Join us for book group Wednesday, March 6th at 6:30
Inheritance, Shapiro’s tenth book and fifth memoir, is a quest to uncover a family mystery involving her identity. This time around, the catalyst is a genetic spit test taken out of idle curiosity in 2016. At age 54, Shapiro is shocked to learn that the devout Orthodox Jewish stockbroker she thought was her biological father — Paul Shapiro, the man who died in that car accident — wasn’t a blood relative.
Shapiro is shaken to her core by this discovery. If Paul wasn’t her real father and she isn’t who she thinks she is, then who is she? Where did the non-Ashkenazi French, Irish, English, and German 48 percent of her DNA come from? And, even more upsetting: Did her parents know this and deliberately hide it from her?
Inheritance reads like a detective story, albeit an emotional one. It’s full of twists and turns. Without divulging too much, I can tell you that Shapiro and her husband, two experienced reporters, crack the genealogical mystery with surprising ease. Yet that raises many more questions and broader societal issues concerning in vitro fertilization, sperm donors, and privacy protections.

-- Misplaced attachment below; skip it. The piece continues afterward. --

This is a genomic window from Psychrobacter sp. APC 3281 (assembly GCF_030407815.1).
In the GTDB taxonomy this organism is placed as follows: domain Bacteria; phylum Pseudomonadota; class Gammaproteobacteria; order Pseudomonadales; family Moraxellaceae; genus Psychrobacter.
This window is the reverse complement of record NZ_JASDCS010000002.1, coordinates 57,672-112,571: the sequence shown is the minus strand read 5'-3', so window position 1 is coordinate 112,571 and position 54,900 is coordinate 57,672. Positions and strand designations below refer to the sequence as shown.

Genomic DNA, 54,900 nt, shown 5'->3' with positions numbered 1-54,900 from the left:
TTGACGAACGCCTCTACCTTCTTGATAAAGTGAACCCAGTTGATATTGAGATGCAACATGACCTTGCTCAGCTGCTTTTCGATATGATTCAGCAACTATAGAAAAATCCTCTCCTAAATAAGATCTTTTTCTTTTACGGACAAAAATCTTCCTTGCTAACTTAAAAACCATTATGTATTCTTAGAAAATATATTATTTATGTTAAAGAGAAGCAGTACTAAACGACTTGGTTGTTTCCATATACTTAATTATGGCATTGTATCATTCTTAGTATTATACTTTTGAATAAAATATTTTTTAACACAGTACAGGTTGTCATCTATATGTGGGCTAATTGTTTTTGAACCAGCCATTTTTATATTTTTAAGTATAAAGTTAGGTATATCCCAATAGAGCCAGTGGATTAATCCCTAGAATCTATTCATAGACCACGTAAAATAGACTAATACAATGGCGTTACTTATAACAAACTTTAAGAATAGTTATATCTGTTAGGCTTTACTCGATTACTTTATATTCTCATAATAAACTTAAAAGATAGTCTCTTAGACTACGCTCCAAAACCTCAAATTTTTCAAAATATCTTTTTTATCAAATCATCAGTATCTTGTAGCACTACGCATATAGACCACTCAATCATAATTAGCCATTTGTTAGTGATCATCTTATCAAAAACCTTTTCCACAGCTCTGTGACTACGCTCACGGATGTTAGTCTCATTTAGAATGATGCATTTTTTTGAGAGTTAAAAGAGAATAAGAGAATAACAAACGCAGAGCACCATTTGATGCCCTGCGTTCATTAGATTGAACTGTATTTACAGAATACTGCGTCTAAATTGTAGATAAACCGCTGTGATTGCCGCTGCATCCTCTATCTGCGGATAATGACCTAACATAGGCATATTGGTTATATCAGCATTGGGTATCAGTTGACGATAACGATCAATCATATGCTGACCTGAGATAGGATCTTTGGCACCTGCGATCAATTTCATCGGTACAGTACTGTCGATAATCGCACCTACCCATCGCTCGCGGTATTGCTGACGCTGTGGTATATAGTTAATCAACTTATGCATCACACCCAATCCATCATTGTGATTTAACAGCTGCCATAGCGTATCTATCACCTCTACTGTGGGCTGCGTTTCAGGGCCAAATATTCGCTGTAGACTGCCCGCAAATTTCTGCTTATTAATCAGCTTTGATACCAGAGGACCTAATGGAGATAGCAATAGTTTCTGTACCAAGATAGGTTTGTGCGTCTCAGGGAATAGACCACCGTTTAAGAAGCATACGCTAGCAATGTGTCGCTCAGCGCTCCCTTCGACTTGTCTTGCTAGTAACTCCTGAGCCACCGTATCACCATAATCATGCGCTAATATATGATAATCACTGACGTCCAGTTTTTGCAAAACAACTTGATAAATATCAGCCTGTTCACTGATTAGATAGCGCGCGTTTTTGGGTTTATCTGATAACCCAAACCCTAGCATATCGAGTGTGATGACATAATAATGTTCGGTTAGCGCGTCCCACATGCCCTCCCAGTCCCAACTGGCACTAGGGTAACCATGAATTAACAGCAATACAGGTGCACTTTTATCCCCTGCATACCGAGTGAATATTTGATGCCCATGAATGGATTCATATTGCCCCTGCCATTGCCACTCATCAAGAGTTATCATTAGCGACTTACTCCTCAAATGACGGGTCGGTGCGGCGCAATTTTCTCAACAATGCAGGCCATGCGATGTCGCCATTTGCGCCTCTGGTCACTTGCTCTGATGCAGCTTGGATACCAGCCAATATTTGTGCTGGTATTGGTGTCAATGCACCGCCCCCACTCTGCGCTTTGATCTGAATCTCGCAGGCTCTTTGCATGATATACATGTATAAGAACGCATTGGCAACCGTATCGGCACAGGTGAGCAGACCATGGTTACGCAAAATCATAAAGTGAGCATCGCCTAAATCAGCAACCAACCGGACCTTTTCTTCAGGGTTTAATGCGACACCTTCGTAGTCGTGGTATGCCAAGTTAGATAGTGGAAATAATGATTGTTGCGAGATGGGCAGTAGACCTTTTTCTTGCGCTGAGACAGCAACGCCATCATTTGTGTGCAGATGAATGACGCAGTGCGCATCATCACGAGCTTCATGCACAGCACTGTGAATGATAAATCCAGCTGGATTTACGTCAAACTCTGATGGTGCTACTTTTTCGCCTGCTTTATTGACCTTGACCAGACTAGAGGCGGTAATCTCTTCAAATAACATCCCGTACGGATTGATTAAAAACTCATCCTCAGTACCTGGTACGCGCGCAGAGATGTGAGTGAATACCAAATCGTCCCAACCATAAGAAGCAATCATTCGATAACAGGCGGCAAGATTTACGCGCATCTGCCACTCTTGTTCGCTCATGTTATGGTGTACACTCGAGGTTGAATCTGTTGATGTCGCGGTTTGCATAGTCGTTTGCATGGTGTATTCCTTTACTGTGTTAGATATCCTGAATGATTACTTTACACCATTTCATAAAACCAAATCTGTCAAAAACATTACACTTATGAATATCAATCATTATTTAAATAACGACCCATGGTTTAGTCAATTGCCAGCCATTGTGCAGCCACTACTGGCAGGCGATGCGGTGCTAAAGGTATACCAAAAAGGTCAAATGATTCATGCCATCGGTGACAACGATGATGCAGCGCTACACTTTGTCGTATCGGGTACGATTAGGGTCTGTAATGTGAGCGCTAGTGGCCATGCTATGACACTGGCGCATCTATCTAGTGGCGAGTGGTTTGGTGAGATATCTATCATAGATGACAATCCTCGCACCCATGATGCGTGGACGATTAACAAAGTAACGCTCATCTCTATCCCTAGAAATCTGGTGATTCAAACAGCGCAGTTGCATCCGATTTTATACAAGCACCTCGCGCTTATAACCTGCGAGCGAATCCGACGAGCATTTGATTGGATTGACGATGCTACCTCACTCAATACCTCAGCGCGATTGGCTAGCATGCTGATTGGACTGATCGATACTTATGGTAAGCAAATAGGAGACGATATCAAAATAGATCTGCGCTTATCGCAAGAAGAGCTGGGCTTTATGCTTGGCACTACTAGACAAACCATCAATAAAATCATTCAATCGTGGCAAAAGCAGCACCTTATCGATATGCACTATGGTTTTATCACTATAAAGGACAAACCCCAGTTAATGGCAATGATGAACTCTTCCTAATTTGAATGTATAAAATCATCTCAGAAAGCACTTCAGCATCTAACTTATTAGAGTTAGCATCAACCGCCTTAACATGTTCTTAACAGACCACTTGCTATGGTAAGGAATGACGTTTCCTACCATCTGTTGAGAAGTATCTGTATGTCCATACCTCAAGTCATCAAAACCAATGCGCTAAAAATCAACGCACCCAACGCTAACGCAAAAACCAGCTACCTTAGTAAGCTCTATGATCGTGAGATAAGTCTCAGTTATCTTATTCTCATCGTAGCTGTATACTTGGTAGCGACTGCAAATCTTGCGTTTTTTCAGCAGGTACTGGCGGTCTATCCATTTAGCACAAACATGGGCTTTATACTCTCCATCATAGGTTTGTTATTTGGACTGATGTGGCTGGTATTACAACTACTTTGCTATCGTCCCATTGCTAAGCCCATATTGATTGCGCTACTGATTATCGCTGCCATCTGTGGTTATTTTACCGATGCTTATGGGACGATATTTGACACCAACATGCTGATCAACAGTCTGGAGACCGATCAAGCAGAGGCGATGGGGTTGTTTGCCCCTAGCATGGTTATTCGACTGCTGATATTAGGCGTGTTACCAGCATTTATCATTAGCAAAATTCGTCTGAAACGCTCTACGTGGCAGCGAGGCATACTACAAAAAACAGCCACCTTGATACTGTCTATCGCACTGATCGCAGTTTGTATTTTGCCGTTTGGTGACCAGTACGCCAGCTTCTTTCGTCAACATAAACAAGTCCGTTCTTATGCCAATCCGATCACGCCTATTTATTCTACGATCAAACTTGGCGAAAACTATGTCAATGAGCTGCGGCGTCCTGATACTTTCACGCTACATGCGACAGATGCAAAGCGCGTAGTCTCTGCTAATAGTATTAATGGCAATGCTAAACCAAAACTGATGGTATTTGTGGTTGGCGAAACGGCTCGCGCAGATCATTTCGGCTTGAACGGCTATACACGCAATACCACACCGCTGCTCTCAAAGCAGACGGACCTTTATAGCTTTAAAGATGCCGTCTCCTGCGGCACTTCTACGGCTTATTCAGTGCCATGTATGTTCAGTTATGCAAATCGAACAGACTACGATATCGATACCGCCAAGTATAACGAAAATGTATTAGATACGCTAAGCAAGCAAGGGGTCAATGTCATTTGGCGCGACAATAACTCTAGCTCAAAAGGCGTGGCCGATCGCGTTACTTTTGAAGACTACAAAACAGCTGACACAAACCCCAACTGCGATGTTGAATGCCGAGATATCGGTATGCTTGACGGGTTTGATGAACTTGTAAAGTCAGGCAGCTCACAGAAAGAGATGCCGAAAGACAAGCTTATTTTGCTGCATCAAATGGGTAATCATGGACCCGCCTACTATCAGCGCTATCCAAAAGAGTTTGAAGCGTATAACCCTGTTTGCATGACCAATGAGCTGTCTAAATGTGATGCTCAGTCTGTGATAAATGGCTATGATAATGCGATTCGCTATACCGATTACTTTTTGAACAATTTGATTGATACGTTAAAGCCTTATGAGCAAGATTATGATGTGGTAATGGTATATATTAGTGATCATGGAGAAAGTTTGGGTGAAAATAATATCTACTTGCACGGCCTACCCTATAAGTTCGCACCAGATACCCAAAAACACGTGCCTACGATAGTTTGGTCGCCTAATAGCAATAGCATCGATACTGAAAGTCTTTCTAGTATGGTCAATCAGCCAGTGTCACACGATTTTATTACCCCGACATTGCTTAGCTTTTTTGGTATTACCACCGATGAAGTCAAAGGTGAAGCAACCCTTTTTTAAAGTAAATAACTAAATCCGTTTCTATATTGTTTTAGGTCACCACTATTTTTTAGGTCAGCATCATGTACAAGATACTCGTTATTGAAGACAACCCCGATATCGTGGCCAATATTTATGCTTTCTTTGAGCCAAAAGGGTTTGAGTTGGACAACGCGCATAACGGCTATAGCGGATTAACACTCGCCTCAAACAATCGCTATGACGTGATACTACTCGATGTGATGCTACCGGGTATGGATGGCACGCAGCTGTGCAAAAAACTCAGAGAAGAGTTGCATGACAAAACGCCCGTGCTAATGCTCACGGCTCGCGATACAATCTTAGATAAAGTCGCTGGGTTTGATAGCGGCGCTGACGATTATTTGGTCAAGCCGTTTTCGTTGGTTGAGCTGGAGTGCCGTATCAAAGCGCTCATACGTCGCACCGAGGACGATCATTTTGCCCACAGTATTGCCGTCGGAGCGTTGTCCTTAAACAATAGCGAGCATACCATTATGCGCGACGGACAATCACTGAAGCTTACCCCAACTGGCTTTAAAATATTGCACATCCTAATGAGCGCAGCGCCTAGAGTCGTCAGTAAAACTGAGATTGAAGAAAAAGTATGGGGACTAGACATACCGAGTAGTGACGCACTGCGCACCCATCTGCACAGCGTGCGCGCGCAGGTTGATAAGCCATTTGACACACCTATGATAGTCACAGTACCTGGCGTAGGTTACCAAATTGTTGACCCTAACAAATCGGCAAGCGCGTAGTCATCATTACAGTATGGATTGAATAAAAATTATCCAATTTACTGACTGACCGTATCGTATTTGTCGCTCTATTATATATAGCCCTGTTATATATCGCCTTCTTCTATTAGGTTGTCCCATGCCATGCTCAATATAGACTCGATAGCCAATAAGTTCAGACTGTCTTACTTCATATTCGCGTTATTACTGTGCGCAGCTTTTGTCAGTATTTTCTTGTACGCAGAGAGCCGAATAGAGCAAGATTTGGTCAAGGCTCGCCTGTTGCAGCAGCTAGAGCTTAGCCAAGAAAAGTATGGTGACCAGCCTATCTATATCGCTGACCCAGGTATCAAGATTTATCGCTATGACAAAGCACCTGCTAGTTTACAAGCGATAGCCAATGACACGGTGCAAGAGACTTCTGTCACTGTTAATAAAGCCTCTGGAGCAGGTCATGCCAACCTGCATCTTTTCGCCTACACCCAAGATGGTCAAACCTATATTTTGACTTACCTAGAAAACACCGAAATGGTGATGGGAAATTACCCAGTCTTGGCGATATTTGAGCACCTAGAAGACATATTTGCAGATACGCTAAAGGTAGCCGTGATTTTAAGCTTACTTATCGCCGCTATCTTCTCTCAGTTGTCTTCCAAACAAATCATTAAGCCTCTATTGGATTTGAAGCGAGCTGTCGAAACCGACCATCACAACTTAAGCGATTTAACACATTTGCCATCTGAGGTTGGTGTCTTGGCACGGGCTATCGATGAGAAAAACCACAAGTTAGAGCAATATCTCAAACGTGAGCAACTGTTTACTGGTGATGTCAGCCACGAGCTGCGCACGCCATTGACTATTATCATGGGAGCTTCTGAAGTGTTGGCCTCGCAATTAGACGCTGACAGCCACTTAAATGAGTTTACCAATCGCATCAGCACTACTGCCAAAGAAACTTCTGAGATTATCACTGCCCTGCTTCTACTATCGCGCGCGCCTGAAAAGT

“What next?” Shapiro asks. “I couldn’t imagine what might come next…It turns out that it is possible to live an entire life — even an examined life, to the degree that I had relentlessly examined mine — and still not know the truth of oneself.”